The length of a title tag that Google will show will vary (it’s based on pixels, not character counts) but in general 55-60 characters is a good rule of thumb here. If possible you want to work in your core keyword, and if you can do it in a natural and compelling way, add some related modifiers around that term as well. Keep in mind though: the title tag will frequently be what a searcher sees in search results for your page. It’s the “headline” in organic search results, so you also want to take how clickable your title tag is into account.
While the title tag is effectively your search listing’s headline, the meta description (another meta HTML element that can be updated in your site’s code, but isn’t seen on your actual page) is effectively your site’s additional ad copy. Google takes some liberties with what they display in search results, so your meta description may not always show, but if you have a compelling description of your page that would make folks searching likely to click, you can greatly increase traffic. (Remember: showing up in search results is just the first step! You still need to get searchers to come to your site, and then actually take the action you want.)
Here’s an example of a real world meta description showing in search results:
The actual content of your page itself is, of course, very important. Different types of pages will have different “jobs” – your cornerstone content asset that you want lots of folks to link to needs to be very different than your support content that you want to make sure your users find and get an answer from quickly. That said, Google has been increasingly favoring certain types of content, and as you build out any of the pages on your site, there are a few things to keep in mind:
- Thick & Unique Content – There is no magic number in terms of word count, and if you have a few pages of content on your site with a handful to a couple hundred words you won’t be falling out of Google’s good graces, but in general recent Panda updates in particular favor longer, unique content. If you have a large number (think thousands) of extremely short (50-200 words of content) pages or lots of duplicated content where nothing changes but the page’s title tag and say a line of text, that could get you in trouble. Look at the entirety of your site: are a large percentage of your pages thin, duplicated and low value? If so, try to identify a way to “thicken” those pages, or check your analytics to see how much traffic they’re getting, and simply exclude them (using a noindex meta tag) from search results to keep from having it appear to Google that you’re trying to flood their index with lots of low value pages in an attempt to have them rank.
- Engagement – Google is increasingly weighting engagement and user experience metrics more heavily. You can impact this by making sure your content answers the questions searchers are asking so that they’re likely to stay on your page and engage with your content. Make sure your pages load quickly and don’t have design elements (such as overly aggressive ads above the content) that would be likely to turn searchers off and send them away.
- “Sharability” – Not every single piece of content on your site will be linked to and shared hundreds of times. But in the same way you want to be careful of not rolling out large quantities of pages that have thin content, you want to consider who would be likely to share and link to new pages you’re creating on your site before you roll them out. Having large quantities of pages that aren’t likely to be shared or linked to doesn’t position those pages to rank well in search results, and doesn’t help to create a good picture of your site as a whole for search engines, either.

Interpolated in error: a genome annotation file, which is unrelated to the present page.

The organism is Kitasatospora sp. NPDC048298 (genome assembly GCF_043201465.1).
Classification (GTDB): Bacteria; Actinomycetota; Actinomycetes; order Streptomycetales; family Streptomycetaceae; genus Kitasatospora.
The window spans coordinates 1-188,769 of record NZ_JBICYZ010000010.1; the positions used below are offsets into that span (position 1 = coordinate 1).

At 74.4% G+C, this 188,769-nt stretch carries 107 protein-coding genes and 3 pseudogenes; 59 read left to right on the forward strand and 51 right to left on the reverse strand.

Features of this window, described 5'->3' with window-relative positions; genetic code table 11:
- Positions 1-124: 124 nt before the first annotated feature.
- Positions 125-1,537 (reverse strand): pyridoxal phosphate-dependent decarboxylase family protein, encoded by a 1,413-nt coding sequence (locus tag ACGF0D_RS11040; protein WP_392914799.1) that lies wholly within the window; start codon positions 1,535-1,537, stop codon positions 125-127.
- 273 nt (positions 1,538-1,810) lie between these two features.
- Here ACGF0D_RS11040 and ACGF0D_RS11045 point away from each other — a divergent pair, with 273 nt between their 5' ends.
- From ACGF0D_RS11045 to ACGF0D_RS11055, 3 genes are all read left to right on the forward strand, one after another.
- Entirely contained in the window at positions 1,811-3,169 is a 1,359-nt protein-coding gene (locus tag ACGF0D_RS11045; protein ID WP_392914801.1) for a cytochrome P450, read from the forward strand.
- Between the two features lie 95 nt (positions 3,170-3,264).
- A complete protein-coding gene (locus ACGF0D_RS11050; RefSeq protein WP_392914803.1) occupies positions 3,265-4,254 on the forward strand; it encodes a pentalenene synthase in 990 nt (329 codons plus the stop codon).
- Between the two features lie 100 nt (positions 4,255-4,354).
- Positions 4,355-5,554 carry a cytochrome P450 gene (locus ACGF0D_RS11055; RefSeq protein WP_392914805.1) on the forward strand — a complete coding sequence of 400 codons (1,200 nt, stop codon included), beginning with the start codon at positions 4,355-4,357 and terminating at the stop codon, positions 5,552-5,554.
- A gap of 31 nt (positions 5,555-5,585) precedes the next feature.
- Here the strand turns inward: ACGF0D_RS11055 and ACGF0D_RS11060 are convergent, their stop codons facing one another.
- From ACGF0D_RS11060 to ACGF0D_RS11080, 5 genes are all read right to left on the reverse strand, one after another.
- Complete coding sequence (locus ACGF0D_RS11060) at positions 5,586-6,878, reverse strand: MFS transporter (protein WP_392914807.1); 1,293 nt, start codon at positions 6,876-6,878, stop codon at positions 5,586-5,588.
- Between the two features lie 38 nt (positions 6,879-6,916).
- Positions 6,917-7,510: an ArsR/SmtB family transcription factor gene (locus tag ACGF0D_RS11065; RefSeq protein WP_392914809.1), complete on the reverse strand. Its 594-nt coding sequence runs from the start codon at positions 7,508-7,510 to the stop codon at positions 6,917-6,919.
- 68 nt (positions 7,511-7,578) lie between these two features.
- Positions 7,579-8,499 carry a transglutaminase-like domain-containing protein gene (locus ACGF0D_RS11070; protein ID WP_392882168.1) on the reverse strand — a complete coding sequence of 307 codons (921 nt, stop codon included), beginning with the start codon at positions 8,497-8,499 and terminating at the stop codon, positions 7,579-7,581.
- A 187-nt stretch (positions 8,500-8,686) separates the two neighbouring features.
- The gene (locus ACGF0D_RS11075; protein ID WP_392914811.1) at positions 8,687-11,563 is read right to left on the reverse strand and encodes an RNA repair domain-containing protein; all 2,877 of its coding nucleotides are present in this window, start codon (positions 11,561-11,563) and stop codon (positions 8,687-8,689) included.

How you mark up your images can impact not only the way that search engines perceive your page, but also how much search traffic from image search your site generates. An alt attribute is an HTML element that allows you to provide alternative information for an image if a user can’t view it. Your images may break over time (files get deleted, users have difficulty connecting to your site, etc.) so having a useful description of the image can be helpful from an overall usability perspective. This also gives you another opportunity – outside of your content – to help search engines understand what your page is about.
You don’t want to “keyword stuff” and cram your core keyword and every possible variation of it into your alt attribute. In fact, if it doesn’t fit naturally into the description, don’t include your target keyword here at all. Just be sure not to skip the alt attribute, and try to give a thorough, accurate description of the image (imagine you’re describing it to someone who can’t see it – that’s what it’s there for!).
By writing naturally about your topic, you’re avoiding “over-optimization” filters (in other words: it doesn’t make it look like you’re trying to trick Google into ranking your page for your target keyword) and you give yourself a better chance to rank for valuable modified “long tail” variations of your core topic.
Your site’s URL structure can be important both from a tracking perspective (you can more easily segment data in reports using a segmented, logical URL structure), and a shareability standpoint (shorter, descriptive URLs are easier to copy and paste and tend to get mistakenly cut off less frequently). Again: don’t work to cram in as many keywords as possible; create a short, descriptive URL.
Moreover: if you don’t have to, don’t change your URLs. Even if your URLs aren’t “pretty,” if you don’t feel as though they’re negatively impacting users and your business in general, don’t change them to be more keyword focused for “better SEO.” If you do have to change your URL structure, make sure to use the proper (301 permanent) type of redirect. This is a common mistake businesses make when they redesign their websites.
4. Information Architecture & Internal Linking
Information architecture refers to how you organize the pages on your website. The way that you organize your website and interlink between your pages can impact how various content on your site ranks in response to searches.
The reason for this is that search engines largely perceive links as “votes of confidence” and a means to help understand both what a page is about, and how important it is (and how trusted it should be).
Search engines also look at the actual text you use to link to pages, called anchor text – using descriptive text to link to a page on your site helps Google understand what that page is about (but in a post-Penguin world especially, be sure not to be overly aggressive in cramming your keywords into linking text).
In the same way that a link from CNN is an indication that your site could be important, if you are linking to a specific page aggressively from various areas on your site, that’s an indication to search engines that that specific page is very important to your site. Additionally: the pages on your site that have the most external votes (links from other, trusted sites) have the most power to help the other pages on your site rank in search results.